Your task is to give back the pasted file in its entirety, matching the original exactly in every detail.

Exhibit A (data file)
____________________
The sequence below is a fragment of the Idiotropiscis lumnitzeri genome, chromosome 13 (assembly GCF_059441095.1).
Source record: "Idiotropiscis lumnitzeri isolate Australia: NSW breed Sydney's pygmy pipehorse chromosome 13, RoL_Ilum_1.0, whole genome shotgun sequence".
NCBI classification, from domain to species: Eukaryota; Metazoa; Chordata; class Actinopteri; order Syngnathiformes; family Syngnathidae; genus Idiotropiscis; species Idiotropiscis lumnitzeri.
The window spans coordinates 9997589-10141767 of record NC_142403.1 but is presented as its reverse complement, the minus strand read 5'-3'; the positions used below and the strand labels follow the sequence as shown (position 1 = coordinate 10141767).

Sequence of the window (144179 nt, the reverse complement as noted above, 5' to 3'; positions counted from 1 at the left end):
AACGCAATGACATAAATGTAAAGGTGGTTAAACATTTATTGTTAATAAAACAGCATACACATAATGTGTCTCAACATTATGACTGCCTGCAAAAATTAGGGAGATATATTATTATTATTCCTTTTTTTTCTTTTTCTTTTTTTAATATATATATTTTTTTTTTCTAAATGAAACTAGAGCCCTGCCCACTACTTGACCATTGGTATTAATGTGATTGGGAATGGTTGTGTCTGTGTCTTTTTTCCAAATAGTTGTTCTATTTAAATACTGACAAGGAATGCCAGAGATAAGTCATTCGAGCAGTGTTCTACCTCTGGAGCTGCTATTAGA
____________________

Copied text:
The sequence below is a fragment of the Idiotropiscis lumnitzeri genome, chromosome 13 (assembly GCF_059441095.1).
Source record: "Idiotropiscis lumnitzeri isolate Australia: NSW breed Sydney's pygmy pipehorse chromosome 13, RoL_Ilum_1.0, whole genome shotgun sequence".
NCBI classification, from domain to species: Eukaryota; Metazoa; Chordata; class Actinopteri; order Syngnathiformes; family Syngnathidae; genus Idiotropiscis; species Idiotropiscis lumnitzeri.
The window spans coordinates 9997589-10141767 of record NC_142403.1 but is presented as its reverse complement, the minus strand read 5'-3'; the positions used below and the strand labels follow the sequence as shown (position 1 = coordinate 10141767).

Sequence of the window (144179 nt, the reverse complement as noted above, 5' to 3'; positions counted from 1 at the left end):
AACGCAATGACATAAATGTAAAGGTGGTTAAACATTTATTGTTAATAAAACAGCATACACATAATGTGTCTCAACATTATGACTGCCTGCAAAAATTAGGGAGATATATTATTATTATTCCTTTTTTTTCTTTTTCTTTTTTTAATATATATATTTTTTTTTTCTAAATGAAACTAGAGCCCTGCCCACTACTTGACCATTGGTATTAATGTGATTGGGAATGGTTGTGTCTGTGTCTTTTTTCCAAATAGTTGTTCTATTTAAATACTGACAAGGAATGCCAGAGATAAGTCATTCGAGCAGTGTTCTACCTCTGGAGCTGCTATTAGA